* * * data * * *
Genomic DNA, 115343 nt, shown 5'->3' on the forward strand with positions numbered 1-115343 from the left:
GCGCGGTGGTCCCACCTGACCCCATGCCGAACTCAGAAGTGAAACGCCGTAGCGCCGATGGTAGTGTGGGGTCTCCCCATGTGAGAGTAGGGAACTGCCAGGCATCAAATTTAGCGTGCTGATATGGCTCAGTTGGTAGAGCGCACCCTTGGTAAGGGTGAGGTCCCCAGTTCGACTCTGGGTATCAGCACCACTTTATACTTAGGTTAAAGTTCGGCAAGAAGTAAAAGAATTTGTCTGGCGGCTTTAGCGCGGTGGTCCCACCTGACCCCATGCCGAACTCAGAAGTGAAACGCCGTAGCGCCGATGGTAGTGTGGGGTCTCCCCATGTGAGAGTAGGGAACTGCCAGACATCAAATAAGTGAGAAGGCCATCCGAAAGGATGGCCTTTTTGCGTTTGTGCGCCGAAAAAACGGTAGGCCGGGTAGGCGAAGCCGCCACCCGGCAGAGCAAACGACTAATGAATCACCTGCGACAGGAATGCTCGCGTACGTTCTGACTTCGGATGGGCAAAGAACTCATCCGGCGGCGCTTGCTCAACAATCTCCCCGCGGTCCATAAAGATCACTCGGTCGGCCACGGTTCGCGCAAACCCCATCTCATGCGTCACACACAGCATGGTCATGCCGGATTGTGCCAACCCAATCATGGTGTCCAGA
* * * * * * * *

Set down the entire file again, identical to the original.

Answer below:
Genomic DNA, 115343 nt, shown 5'->3' on the forward strand with positions numbered 1-115343 from the left:
GCGCGGTGGTCCCACCTGACCCCATGCCGAACTCAGAAGTGAAACGCCGTAGCGCCGATGGTAGTGTGGGGTCTCCCCATGTGAGAGTAGGGAACTGCCAGGCATCAAATTTAGCGTGCTGATATGGCTCAGTTGGTAGAGCGCACCCTTGGTAAGGGTGAGGTCCCCAGTTCGACTCTGGGTATCAGCACCACTTTATACTTAGGTTAAAGTTCGGCAAGAAGTAAAAGAATTTGTCTGGCGGCTTTAGCGCGGTGGTCCCACCTGACCCCATGCCGAACTCAGAAGTGAAACGCCGTAGCGCCGATGGTAGTGTGGGGTCTCCCCATGTGAGAGTAGGGAACTGCCAGACATCAAATAAGTGAGAAGGCCATCCGAAAGGATGGCCTTTTTGCGTTTGTGCGCCGAAAAAACGGTAGGCCGGGTAGGCGAAGCCGCCACCCGGCAGAGCAAACGACTAATGAATCACCTGCGACAGGAATGCTCGCGTACGTTCTGACTTCGGATGGGCAAAGAACTCATCCGGCGGCGCTTGCTCAACAATCTCCCCGCGGTCCATAAAGATCACTCGGTCGGCCACGGTTCGCGCAAACCCCATCTCATGCGTCACACACAGCATGGTCATGCCGGATTGTGCCAACCCAATCATGGTGTCCAGA